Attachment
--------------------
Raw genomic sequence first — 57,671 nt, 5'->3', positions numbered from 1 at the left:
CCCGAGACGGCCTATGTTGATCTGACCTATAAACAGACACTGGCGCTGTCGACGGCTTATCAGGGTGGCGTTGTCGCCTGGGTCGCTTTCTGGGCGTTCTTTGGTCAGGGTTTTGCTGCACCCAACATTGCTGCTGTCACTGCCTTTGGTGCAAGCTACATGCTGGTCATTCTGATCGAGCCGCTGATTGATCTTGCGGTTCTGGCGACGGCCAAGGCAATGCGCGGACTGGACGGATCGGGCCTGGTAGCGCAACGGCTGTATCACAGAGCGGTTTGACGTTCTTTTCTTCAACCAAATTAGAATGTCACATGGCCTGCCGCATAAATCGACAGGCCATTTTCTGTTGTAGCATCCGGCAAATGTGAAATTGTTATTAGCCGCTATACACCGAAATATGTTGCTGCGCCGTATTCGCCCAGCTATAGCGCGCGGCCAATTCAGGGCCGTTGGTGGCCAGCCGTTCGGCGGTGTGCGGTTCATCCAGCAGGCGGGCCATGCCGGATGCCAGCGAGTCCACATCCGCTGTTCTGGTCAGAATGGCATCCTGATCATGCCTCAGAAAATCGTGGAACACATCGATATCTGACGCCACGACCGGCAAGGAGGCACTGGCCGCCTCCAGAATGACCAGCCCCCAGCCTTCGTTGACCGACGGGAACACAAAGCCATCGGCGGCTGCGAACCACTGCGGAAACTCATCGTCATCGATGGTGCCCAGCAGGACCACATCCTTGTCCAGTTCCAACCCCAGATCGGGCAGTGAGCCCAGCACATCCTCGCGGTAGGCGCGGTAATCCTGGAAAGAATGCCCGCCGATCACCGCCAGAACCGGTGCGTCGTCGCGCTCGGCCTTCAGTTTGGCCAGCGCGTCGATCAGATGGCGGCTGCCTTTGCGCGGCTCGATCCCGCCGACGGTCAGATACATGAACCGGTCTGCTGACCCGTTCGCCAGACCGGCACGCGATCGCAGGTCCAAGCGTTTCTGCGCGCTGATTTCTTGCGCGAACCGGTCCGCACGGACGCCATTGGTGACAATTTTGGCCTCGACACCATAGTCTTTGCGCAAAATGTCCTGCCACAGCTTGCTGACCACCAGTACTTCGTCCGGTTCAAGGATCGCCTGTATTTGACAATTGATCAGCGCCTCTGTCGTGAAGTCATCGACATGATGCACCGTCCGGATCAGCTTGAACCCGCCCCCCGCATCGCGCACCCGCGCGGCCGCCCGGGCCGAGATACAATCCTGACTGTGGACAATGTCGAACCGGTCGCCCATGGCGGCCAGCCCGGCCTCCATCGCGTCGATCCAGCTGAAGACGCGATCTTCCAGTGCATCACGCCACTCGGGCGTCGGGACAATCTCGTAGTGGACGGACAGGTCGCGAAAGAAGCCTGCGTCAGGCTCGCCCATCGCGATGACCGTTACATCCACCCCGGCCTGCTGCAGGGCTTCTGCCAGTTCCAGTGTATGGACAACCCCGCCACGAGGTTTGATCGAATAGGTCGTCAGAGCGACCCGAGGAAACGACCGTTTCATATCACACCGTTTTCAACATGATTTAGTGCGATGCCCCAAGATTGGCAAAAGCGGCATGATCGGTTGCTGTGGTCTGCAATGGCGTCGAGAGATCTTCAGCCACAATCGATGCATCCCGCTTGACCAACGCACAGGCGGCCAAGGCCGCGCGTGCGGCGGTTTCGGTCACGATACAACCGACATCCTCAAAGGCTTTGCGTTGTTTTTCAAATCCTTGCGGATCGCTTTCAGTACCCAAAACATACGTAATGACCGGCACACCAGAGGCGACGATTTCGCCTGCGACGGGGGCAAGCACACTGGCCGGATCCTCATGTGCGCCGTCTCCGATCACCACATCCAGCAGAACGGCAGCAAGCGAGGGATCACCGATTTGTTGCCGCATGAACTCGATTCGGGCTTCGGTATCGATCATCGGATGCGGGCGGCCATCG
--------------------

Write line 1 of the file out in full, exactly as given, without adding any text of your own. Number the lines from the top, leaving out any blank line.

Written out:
Raw genomic sequence first — 57,671 nt, 5'->3', positions numbered from 1 at the left: